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The Correct Way to Insert Glass Tubing or a Thermometer into a Stopper

Prevent cuts by using the correct technique for this procedure.

by Lab Manager
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Cuts from Glass

Cuts occur most often when thermometers or pieces of glass tubing are forced into rubber stoppers. Prevent cuts by using the correct technique for this procedure. The hole should be lubricated with glycerol or water to facilitate the movement of the glass tubing. The glass should not be gripped directly with the hands, but rather by means of cloth towels. The towels will protect your hands if the glass should break. Use a gentle twisting motion to move the tube smoothly into the stopper. Avoid cuts from other sources by discarding chipped and cracked glassware according to your teacher’s instructions. If you should receive a minor cut, allow it to bleed for a short time. Wash the injured area under cold running water, and notify your teacher. Serious cuts and deep puncture wounds require immediate medical help. Notify your teacher immediately. While waiting for assistance, control the bleeding by applying pressure with the fingertips or by firmly pressing with a clean towel or sterile gauze.

Related Article: Cut to the Bone: A Dozen Tips for Working Safely with Laboratory Glassware

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Inserting Glass Tubing

In many experimental procedures, you are required to insert a thermometer or a length of glass tubing into a hole in a rubber stopper. It is essential that you know the correct way to do this. Otherwise, serious injury may result.

  1. Lubricate the end of the glass tubing with a few drops of water, washing-up liquid, glycerol, or vegetable oil.
  2. Hold the glass tubing close to where it enters the hole in the rubber stopper. Protect your hands with work gloves or pieces of cloth (one method is to insert a cork borer (one size above the OD of the tubing) into the hole. The stopper is flexible enough to allow the cork borer to slide right in. Insert the glass tubing and position it appropriately. Then pull the borer back out. The glass tubing will stay in).
  3. Ease the tubing into the hole with a gentle twisting motion. Push the tubing through the hole as far as is required. Do not use force!
  4.  Wipe excess lubricating material from the tubing before continuing with the experiment.
  5. If the glass tubing is to be removed from the stopper, it should be done immediately after the experiment is completed. 

CAUTION: The end of the glass tubing should be fire-polished or smoothed with emery cloth before being inserted into a rubber stopper. Do not try to bend the glass tubing—it will break. Ensure that the palm of the hand holding the rubber stopper is not in line with the emerging glass tube.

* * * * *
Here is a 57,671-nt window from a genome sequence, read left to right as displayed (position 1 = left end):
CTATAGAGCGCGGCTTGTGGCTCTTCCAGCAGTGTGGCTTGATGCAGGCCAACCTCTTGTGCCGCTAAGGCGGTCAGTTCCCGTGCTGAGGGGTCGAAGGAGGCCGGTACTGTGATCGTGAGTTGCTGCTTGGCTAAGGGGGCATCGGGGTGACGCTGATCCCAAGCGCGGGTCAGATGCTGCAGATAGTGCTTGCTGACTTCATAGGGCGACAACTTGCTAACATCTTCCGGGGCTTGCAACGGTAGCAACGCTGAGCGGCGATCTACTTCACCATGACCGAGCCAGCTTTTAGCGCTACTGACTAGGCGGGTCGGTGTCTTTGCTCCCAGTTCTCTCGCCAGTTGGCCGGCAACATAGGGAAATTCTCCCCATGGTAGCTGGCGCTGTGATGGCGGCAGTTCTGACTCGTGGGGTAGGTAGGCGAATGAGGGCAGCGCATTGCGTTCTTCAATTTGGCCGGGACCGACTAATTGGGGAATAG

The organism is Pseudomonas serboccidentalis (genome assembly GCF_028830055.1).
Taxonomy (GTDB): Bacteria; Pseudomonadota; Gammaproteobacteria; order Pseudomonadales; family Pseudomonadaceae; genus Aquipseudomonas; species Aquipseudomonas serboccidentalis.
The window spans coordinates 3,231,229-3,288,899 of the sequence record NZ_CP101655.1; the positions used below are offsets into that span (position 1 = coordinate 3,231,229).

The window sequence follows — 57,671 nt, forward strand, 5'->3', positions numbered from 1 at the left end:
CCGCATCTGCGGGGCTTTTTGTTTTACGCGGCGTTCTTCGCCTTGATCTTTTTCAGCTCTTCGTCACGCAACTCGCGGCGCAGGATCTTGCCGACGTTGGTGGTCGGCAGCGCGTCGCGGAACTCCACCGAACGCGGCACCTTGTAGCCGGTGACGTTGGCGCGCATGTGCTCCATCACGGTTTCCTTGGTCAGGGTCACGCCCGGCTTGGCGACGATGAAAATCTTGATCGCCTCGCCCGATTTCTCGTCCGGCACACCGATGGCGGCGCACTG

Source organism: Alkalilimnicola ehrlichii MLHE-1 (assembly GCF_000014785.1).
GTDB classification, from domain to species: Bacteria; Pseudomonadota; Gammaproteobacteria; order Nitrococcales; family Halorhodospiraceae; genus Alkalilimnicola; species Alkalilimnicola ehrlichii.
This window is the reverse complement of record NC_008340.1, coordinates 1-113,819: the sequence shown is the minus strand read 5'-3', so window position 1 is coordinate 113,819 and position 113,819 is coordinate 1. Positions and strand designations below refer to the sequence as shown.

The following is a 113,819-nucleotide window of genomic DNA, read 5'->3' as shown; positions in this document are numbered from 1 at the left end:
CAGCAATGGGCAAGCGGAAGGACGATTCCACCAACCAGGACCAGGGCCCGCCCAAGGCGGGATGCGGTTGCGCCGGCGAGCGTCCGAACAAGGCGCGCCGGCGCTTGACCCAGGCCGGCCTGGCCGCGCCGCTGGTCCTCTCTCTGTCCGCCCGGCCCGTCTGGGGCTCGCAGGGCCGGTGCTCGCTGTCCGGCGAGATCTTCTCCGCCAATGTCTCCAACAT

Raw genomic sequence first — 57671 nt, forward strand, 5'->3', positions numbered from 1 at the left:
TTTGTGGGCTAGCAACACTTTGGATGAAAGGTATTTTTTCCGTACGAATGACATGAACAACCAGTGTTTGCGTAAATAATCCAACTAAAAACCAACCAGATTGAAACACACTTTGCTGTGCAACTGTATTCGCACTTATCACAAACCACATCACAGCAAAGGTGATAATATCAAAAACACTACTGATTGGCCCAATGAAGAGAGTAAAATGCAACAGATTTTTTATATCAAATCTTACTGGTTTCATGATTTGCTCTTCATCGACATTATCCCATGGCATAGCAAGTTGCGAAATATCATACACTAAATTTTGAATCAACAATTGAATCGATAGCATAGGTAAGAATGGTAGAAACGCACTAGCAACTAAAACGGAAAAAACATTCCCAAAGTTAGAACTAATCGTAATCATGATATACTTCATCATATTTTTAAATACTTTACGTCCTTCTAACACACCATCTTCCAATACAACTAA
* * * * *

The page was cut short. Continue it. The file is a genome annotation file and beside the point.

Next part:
Cutting and Fire Polishing 

  1. Place the glass tubing or glass rod on a flat surface (such as the laboratory bench).
  2. Hold the glass tightly with one hand close to the area to be cut.
  3. Using a firm stroke, make a single deep scratch with a triangular file. CAUTION: Do not use a sawing motion or repeated scratching.
  4.  Grasp the glass in both hands with the scratch facing away from you and both thumbs directly behind the scratch.
  5. Push firmly with the thumbs and pull with your fingers. The glass should snap with a clean break. CAUTION: Be careful with the cut ends of the glass. They may be sharp and jagged. Do not attempt to break glass tubing having an outside diameter greater than 6 mm.
  6. The cut ends of the glass tubing should be fire-polished to make the tubing safe to handle. Rotate one end of the glass tube in the hottest part of a burner flame, until the sharp edges have softened and become rounded. CAUTION: Do not hold the tubing in the flame too long. If you do, the hole in the tube will close.
  7. Place the hot glass on a wire gauze square to cool. CAUTION: Hot glass and cold glass look alike. Make sure one end of a piece of glass has cooled before you attempt to fire-polish the other end.

Bending Glass Tubing

  1. Put a wing top or flame spreader on your gas burner.
  2. Light the burner and adjust the flame to produce an even blue (hot) flame across the wing top.
  3. Grasp a length of glass tubing that has been fire-polished at both ends. Hold the center of it lengthwise in the flame, just at the top of the blue region. This is the hottest part of the flame.
  4. Rotate the tubing in the flame to heat approximately a 5-cm section uniformly, until it becomes soft and just begins to sag.
  5. Remove the tubing from the flame and bend it to the desired shape in one movement.
  6. When it has hardened, put the glass tubing on a wire gauze to cool. 

CAUTION: Hot and cold glass look alike.

Thanks to Zvi Blank for contributing to this tip.